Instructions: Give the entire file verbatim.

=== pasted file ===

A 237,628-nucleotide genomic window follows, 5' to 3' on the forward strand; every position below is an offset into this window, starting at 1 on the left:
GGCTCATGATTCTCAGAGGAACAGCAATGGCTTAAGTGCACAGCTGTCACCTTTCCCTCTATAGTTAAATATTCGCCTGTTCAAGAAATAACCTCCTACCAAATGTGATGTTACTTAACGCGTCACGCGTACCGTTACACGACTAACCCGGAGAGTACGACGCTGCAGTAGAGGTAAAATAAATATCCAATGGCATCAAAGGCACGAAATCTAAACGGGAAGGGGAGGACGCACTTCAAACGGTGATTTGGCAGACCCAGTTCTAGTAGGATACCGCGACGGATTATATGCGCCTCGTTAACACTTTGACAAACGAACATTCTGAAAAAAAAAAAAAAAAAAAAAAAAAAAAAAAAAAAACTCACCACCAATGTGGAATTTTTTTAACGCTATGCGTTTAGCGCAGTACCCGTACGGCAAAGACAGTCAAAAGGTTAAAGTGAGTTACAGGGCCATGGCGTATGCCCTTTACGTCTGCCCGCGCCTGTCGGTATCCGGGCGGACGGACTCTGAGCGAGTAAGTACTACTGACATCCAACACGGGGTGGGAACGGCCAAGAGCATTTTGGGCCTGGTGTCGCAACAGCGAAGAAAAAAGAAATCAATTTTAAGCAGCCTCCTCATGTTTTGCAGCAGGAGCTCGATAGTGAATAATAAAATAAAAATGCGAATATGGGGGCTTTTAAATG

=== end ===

A 237,628-nucleotide genomic window follows, 5' to 3' on the forward strand; every position below is an offset into this window, starting at 1 on the left:
GGCTCATGATTCTCAGAGGAACAGCAATGGCTTAAGTGCACAGCTGTCACCTTTCCCTCTATAGTTAAATATTCGCCTGTTCAAGAAATAACCTCCTACCAAATGTGATGTTACTTAACGCGTCACGCGTACCGTTACACGACTAACCCGGAGAGTACGACGCTGCAGTAGAGGTAAAATAAATATCCAATGGCATCAAAGGCACGAAATCTAAACGGGAAGGGGAGGACGCACTTCAAACGGTGATTTGGCAGACCCAGTTCTAGTAGGATACCGCGACGGATTATATGCGCCTCGTTAACACTTTGACAAACGAACATTCTGAAAAAAAAAAAAAAAAAAAAAAAAAAAAAAAAAAAACTCACCACCAATGTGGAATTTTTTTAACGCTATGCGTTTAGCGCAGTACCCGTACGGCAAAGACAGTCAAAAGGTTAAAGTGAGTTACAGGGCCATGGCGTATGCCCTTTACGTCTGCCCGCGCCTGTCGGTATCCGGGCGGACGGACTCTGAGCGAGTAAGTACTACTGACATCCAACACGGGGTGGGAACGGCCAAGAGCATTTTGGGCCTGGTGTCGCAACAGCGAAGAAAAAAGAAATCAATTTTAAGCAGCCTCCTCATGTTTTGCAGCAGGAGCTCGATAGTGAATAATAAAATAAAAATGCGAATATGGGGGCTTTTAAATG